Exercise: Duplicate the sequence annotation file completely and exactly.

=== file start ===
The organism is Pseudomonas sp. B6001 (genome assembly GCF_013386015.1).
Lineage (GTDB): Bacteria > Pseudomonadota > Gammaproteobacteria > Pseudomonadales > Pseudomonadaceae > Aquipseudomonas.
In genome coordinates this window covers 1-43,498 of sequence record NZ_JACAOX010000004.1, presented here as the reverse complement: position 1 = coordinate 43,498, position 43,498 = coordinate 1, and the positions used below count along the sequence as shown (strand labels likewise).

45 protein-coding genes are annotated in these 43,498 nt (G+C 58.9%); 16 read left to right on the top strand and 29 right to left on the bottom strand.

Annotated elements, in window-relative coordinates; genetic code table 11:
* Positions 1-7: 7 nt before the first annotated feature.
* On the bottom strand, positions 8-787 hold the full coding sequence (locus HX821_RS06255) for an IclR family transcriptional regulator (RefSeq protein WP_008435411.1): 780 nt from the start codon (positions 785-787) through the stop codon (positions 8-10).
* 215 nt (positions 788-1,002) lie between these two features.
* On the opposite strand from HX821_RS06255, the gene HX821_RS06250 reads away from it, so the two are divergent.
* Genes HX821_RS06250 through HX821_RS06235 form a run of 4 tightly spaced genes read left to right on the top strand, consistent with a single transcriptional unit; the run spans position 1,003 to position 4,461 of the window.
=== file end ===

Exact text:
The organism is Pseudomonas sp. B6001 (genome assembly GCF_013386015.1).
Lineage (GTDB): Bacteria > Pseudomonadota > Gammaproteobacteria > Pseudomonadales > Pseudomonadaceae > Aquipseudomonas.
In genome coordinates this window covers 1-43,498 of sequence record NZ_JACAOX010000004.1, presented here as the reverse complement: position 1 = coordinate 43,498, position 43,498 = coordinate 1, and the positions used below count along the sequence as shown (strand labels likewise).

45 protein-coding genes are annotated in these 43,498 nt (G+C 58.9%); 16 read left to right on the top strand and 29 right to left on the bottom strand.

Annotated elements, in window-relative coordinates; genetic code table 11:
* Positions 1-7: 7 nt before the first annotated feature.
* On the bottom strand, positions 8-787 hold the full coding sequence (locus HX821_RS06255) for an IclR family transcriptional regulator (RefSeq protein WP_008435411.1): 780 nt from the start codon (positions 785-787) through the stop codon (positions 8-10).
* 215 nt (positions 788-1,002) lie between these two features.
* On the opposite strand from HX821_RS06255, the gene HX821_RS06250 reads away from it, so the two are divergent.
* Genes HX821_RS06250 through HX821_RS06235 form a run of 4 tightly spaced genes read left to right on the top strand, consistent with a single transcriptional unit; the run spans position 1,003 to position 4,461 of the window.